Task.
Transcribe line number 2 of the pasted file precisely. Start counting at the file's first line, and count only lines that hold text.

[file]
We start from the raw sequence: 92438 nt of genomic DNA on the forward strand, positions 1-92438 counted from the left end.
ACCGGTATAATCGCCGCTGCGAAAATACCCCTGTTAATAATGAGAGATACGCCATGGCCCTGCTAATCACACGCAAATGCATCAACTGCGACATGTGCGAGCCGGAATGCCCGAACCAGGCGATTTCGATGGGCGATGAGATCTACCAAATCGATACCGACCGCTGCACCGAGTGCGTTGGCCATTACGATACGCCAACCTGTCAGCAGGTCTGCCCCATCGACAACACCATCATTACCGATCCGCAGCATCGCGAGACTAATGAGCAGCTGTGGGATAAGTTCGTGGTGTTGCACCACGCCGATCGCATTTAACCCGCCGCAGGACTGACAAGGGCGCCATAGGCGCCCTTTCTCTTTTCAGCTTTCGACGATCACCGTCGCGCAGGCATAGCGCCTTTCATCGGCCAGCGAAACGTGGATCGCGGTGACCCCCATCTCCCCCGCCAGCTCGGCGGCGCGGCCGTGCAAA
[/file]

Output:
ACCGGTATAATCGCCGCTGCGAAAATACCCCTGTTAATAATGAGAGATACGCCATGGCCCTGCTAATCACACGCAAATGCATCAACTGCGACATGTGCGAGCCGGAATGCCCGAACCAGGCGATTTCGATGGGCGATGAGATCTACCAAATCGATACCGACCGCTGCACCGAGTGCGTTGGCCATTACGATACGCCAACCTGTCAGCAGGTCTGCCCCATCGACAACACCATCATTACCGATCCGCAGCATCGCGAGACTAATGAGCAGCTGTGGGATAAGTTCGTGGTGTTGCACCACGCCGATCGCATTTAACCCGCCGCAGGACTGACAAGGGCGCCATAGGCGCCCTTTCTCTTTTCAGCTTTCGACGATCACCGTCGCGCAGGCATAGCGCCTTTCATCGGCCAGCGAAACGTGGATCGCGGTGACCCCCATCTCCCCCGCCAGCTCGGCGGCGCGGCCGTGCAAA